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2017 NFL Draft Simulation and Selection Odds

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There is a lot of love for Christian McCaffrey

NCAA Football: Stanford at California Kelley L Cox-USA TODAY Sports

What a difference a year makes. Last year Carson Wentz was all but certain to be selected by the Philadelphia Eagles with the second overall pick. This year, however, Howie Roseman and Joe Douglas enter the draft sans any major trades (yet) and sit patiently at the 14th spot, sitting on the front porch sipping lemonade, waiting for their world to unfold. Or not. We have no idea. We know exactly what Jon Snow knows.

The Eagles could select any one of 20 million players at 14, trade up, or trade down. This is my attempt to narrow the field and provide some kind of logical insight into each selection. Historically, this method has done pretty well, rating similarly to mock drafts from your favorite (or least favorite) analysts. It’s a bit different though, more akin to a weather forecast.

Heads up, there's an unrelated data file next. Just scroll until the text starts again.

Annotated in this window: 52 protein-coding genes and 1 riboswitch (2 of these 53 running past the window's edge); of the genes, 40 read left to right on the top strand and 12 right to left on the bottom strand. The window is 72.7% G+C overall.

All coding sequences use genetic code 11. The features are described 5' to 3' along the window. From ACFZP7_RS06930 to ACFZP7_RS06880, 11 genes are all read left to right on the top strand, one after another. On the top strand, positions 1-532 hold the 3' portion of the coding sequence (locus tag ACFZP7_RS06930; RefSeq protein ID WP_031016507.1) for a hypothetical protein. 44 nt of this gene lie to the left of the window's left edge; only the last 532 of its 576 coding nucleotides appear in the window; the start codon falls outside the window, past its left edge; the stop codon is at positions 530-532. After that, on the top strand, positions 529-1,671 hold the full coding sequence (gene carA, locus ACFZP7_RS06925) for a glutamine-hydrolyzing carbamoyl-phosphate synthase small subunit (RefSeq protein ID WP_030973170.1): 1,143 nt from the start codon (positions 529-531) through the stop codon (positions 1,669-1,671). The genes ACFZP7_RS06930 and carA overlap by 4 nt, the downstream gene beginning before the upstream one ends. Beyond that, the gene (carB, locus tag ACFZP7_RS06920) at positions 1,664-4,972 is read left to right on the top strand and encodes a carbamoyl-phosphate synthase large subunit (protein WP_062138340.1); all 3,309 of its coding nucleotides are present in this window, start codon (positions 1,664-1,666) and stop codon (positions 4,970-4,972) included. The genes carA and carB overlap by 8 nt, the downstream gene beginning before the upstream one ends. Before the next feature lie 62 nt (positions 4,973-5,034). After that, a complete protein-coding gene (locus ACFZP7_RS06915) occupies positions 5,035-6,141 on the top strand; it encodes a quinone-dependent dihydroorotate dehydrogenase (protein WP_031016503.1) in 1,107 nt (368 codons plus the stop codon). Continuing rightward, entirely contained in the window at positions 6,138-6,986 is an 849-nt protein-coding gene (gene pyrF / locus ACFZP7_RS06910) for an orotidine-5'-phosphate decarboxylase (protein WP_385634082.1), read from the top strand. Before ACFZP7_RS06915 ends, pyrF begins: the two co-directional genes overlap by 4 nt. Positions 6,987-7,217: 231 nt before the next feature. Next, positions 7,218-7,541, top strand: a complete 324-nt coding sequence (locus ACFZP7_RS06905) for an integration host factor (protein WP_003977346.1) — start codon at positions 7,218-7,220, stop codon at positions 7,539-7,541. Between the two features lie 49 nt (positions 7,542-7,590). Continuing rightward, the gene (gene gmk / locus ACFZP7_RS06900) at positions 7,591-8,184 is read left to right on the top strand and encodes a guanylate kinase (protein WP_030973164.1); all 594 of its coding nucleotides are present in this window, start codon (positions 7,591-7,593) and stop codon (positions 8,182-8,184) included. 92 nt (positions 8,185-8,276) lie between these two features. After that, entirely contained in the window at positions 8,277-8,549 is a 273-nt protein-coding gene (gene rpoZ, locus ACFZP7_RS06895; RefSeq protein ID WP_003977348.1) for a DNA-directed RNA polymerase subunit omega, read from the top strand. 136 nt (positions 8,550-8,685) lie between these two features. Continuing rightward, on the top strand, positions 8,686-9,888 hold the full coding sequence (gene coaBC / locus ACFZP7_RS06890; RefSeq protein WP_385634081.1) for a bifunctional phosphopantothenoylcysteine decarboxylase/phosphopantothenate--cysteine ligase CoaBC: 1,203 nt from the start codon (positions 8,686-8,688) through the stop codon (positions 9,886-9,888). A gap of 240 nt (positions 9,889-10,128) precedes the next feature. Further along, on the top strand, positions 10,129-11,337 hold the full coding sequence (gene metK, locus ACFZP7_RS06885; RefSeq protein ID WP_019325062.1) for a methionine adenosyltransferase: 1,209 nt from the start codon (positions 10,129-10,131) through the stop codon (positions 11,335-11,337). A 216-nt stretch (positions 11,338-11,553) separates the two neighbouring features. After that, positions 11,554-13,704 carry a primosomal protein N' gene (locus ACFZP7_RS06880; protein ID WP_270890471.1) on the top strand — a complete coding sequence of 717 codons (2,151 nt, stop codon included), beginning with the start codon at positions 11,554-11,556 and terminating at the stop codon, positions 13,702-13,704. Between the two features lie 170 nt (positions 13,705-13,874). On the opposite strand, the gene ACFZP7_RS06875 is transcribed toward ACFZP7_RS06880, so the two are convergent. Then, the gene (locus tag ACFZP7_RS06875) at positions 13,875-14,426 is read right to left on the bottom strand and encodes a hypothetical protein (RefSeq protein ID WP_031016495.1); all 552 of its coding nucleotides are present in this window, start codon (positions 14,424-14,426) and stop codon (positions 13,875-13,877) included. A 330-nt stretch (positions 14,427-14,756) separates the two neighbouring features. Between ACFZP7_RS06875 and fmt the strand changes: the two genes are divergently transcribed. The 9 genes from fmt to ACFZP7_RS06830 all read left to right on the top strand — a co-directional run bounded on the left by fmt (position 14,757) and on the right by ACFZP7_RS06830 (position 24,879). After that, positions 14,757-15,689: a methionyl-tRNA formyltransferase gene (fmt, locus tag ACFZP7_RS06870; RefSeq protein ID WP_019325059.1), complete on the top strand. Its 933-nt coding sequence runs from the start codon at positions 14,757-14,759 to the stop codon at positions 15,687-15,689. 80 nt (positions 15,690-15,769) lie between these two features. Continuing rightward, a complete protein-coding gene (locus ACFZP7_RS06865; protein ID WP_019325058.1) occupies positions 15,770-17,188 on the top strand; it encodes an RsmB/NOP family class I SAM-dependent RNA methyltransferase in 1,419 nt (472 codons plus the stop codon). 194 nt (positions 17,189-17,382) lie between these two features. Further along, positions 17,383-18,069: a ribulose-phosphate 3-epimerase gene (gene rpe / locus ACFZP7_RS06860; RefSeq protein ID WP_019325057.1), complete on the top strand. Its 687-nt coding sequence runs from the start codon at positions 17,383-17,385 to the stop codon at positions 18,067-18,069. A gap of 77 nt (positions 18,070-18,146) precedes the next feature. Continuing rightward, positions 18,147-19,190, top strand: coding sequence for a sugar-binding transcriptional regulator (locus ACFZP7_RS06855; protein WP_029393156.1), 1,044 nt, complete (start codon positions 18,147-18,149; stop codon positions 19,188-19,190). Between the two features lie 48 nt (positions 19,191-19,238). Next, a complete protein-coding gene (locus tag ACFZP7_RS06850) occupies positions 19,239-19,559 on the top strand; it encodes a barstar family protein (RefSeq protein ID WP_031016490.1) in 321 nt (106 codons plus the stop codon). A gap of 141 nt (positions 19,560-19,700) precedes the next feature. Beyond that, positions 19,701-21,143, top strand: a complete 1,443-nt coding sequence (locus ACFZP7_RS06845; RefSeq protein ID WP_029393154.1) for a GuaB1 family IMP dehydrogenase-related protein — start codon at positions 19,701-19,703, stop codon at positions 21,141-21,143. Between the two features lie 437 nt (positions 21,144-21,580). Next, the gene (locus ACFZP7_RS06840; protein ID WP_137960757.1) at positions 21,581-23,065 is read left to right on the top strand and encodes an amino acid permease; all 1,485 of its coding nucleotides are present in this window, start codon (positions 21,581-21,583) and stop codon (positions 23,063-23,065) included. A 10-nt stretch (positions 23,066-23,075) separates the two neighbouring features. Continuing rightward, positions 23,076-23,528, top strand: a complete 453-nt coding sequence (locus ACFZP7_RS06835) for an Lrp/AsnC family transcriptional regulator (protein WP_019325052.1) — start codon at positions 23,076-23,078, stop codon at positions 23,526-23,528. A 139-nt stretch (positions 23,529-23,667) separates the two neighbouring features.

The method is relatively simple. I gleaned 300 ranked prospects from our friend Arif Hasan’s consensus big board, a compilation of 40 big boards. I extended it to 350 using CBS Sports’ prospect ranking to create a single super big board to use for this simulation. BLG was then able to provide Todd McShay’s In$ider story ranking each team’s positions of need for the draft. With these two elements, I ran a simulation 1,000 times based on a random decision at each selection: to draft based on need or best player available.

This is still obviously flawed. Ideally, I’d have 32 meaningful big boards instead of one super board. The simulation also doesn’t account for trades, which obviously mucks up any mock draft. And the simulation is absent any war room debate, discussion, and emotion; it sticks strictly to the board.

The results are fun. I created a Tableau dashboard so you can interact and see selection odds/percentages for each team and each player in each round for different scenarios. For the Eagles, the big takeaway is that Christian McCaffery is commonly drafted by the Eagles in the first round (30.7% of the time, overall) when the decision is based on need (40.2%) and BPA (21.1%). Outside of Jonathan Allen to Jacksonville, he represents the best match of need and availability in the first round.

See for yourself. Hopefully you can use this to waste time until tomorrow. It’s better than waiting for the world to unfold.

Note: If you’re reading this via Google AMP or Apple News, your loss.